Despite probation approval, L.A. blocks release of at-risk juvenile offenders

Dorian Martinez wants her 17-year-old son released from a juvenile detention camp early since he suffers from asthma.
Dorian Martinez wants her 17-year-old son released from a juvenile detention camp early since he suffers from asthma.
(Gina Ferazzi / Los Angeles Times)

Dorian Martinez was sure her son was coming home.

The 17-year-old had been held in a La Verne juvenile camp for three months for a probation violation, the latest in a string of them stemming from a years-old drug possession charge, she said. But with county and state officials trying to lower jail populations to reduce the risk of a coronavirus outbreak, her son seemed like the perfect candidate to be let out early.

Martinez’s son suffers from asthma severe enough to require nebulizer treatments, and his probation officer submitted a petition asking the court to release the teen early, according to Martinez and her son’s attorney. And Martinez had what she thought to be a trump card — a picture of her son posing next to Los Angeles County Dist. Atty. Jackie Lacey, who presented the boy with an award in 2018 after his quick thinking helped police capture a sexual assault suspect.

But last week, a Los Angeles County Superior Court judge blocked his release. The matter didn’t even see the inside of a courtroom, according to the boy’s attorney, who said the judge denied the petition without argument.

Despite concerns about how rapidly the coronavirus could spread in jails, attorneys and parents said juvenile judges have rejected numerous pleas for the early release of youths during the pandemic, even in cases supported by the L.A. County Probation Department. In some cases, the pleas came from juveniles who had an elevated risk of contracting the virus or little time left on their sentence, yet judges declined to even hold a hearing.


“They didn’t give me the opportunity to talk about my concerns. They didn’t give an opportunity to his probation officer or the camp to say why they want to send my son home now,” Martinez said. “They just ... threw it out. It’s kind of hard to understand right now, and I just don’t know what else to do.”

Concern about the spread of the virus in juvenile facilities has increased in recent days. The number of confirmed coronavirus cases among Probation Department employees jumped to 16 last week, officials said.

Five employees of the Barry J. Nidorf Juvenile Hall have tested positive for the coronavirus.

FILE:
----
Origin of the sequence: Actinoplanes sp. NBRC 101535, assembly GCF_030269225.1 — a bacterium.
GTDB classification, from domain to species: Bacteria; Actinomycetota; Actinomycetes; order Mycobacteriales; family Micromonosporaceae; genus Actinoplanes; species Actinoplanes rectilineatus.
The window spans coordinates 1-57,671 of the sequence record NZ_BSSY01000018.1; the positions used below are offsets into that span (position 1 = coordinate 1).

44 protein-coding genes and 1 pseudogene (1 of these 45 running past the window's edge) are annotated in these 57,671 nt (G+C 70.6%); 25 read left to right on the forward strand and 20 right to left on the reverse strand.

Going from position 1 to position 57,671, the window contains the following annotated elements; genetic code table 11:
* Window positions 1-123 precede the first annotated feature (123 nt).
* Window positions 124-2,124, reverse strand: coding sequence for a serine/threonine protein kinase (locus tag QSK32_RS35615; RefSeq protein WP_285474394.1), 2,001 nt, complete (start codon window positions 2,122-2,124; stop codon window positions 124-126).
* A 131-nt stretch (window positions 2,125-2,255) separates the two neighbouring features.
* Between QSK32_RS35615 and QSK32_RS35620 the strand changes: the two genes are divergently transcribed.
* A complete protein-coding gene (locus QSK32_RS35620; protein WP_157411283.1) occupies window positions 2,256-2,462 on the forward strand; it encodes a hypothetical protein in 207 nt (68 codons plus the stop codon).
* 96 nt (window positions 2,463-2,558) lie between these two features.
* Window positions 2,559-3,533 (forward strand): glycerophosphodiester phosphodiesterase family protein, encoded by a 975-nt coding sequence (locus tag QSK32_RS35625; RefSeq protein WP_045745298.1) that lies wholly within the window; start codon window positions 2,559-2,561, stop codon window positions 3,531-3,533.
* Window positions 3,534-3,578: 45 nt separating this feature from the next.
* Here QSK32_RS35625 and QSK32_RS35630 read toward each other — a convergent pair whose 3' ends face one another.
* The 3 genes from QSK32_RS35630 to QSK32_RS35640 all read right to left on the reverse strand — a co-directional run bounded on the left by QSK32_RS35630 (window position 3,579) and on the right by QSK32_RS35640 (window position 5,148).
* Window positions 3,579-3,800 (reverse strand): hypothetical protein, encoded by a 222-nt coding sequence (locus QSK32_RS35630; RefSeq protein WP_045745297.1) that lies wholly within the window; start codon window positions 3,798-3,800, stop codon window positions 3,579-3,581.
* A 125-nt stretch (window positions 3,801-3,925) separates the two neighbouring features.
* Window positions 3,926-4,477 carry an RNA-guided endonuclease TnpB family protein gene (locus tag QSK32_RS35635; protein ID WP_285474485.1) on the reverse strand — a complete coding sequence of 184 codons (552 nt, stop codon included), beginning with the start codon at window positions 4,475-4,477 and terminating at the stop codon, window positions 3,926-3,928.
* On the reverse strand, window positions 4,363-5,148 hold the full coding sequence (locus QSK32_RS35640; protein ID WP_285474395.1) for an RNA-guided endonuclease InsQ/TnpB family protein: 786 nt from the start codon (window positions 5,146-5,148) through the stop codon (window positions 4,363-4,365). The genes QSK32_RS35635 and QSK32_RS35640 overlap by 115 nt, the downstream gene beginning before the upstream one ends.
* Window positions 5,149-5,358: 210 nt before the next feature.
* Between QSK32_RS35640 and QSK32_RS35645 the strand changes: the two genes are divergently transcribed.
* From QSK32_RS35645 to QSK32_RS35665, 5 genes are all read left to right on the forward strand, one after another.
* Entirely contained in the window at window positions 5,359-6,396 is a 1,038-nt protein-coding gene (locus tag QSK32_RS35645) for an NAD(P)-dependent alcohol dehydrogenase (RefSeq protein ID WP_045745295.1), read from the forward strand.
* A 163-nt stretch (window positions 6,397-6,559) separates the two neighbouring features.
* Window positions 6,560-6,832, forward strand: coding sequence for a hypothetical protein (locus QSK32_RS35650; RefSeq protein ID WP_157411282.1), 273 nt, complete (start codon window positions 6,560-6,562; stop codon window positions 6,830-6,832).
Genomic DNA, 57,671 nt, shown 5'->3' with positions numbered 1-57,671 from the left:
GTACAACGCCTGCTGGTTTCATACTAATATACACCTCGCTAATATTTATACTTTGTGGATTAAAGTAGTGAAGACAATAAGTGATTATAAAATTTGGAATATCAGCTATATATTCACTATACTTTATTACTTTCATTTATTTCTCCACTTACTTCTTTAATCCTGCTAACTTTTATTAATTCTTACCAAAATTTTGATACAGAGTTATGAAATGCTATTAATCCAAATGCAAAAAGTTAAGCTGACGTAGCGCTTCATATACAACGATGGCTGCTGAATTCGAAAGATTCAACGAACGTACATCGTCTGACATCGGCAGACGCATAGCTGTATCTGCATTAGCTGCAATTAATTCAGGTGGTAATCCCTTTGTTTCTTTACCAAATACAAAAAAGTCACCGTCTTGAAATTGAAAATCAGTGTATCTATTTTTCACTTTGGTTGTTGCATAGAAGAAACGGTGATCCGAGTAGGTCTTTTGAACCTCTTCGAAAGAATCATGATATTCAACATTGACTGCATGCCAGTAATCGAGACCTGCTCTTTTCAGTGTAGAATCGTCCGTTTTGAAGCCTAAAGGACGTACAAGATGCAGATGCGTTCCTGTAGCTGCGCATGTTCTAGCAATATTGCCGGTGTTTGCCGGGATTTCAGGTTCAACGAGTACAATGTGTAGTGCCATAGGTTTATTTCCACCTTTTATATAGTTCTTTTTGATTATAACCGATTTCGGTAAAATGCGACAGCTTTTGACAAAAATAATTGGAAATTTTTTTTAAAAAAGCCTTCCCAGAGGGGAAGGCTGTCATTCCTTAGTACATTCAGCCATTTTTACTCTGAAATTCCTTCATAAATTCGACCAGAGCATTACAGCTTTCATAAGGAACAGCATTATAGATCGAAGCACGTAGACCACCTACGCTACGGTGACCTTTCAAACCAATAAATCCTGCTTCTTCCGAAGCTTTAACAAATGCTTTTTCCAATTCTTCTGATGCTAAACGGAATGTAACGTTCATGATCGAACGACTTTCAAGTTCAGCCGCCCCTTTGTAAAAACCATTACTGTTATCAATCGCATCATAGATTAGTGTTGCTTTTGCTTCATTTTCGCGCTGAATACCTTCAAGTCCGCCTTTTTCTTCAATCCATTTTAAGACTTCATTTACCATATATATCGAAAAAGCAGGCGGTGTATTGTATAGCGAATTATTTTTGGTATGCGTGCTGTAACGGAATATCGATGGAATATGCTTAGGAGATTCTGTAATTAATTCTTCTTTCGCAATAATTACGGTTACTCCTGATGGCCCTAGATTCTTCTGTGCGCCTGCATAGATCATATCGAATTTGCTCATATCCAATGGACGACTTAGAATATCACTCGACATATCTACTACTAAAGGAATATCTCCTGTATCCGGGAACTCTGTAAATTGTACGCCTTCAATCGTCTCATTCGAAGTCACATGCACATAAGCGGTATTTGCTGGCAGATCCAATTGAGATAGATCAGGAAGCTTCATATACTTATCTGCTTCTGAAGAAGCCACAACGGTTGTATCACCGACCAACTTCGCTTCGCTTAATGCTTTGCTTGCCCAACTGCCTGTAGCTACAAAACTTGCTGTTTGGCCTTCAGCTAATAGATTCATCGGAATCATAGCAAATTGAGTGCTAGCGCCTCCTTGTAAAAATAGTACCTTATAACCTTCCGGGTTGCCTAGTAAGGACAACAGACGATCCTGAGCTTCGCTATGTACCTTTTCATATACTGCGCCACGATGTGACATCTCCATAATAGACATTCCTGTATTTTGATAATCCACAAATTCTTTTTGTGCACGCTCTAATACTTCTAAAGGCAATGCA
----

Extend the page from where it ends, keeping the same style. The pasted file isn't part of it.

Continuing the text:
(Kent Nishimura / Los Angeles Times)

Five of those employees were assigned to the Barry J. Nidorf Juvenile Hall in Sylmar, where 37 youths remain under quarantine because of potential exposure to the virus, officials said. The juveniles “are doing well and not showing any symptoms,” the Probation Department said in a statement.

Across California, elected officials have moved swiftly to lower jail and prison populations, hoping to reduce the risk of a rapid surge in coronavirus behind bars. In late March, Gov. Gavin Newsom ordered the early release of 3,500 inmates who had been convicted of nonviolent offenses and had less than 60 days left on their sentences. Hundreds of adults have been released from L.A. County jails under similar circumstances.

Nationally, advocates, attorneys and relatives of youths in custody have expressed frustration that similar efforts have not gained traction in the juvenile justice system, even as reports of outbreaks begin to pop up in youth facilities. On Friday, health officials confirmed that 25 juveniles had tested positive for the coronavirus at a facility outside Richmond, Va. Juveniles in custody have also tested positive for the illness in Maryland and Louisiana, according to published reports.


In recent weeks, L.A. County probation officials say they’ve made an effort to shrink the population of juvenile halls and camps, submitting to the courts a list of 59 young detainees to be considered for early release. The court released 39 of the youths and set an additional 27 free last week without the Probation Department’s recommendation, Adam Wolfson, communications director for the agency, said.

Ann Donlan, a spokeswoman for Los Angeles County Superior Court, said more stringent conditions must be met under California law to secure the release of young offenders.

“Unlike adult inmate release, the court cannot just release an underage person on their own recognizance,” she said. “The court and Probation Department are responsible to ensure that minors who have committed serious criminal acts have participated in rehabilitative treatment programs, are no longer a danger to themselves and others and will return to a safe home with a responsible parent or guardian.”

Last week, however, the California Department of Justice issued a bulletin noting that probation officials can release juveniles from custody during “an emergency endangering the lives of inmates,” seemingly offering a way around a judge’s refusal. Donlan referred questions about the bulletin to the Probation Department, which declined to comment.

Donlan also discounted concerns about petitions for release being dismissed without a hearing.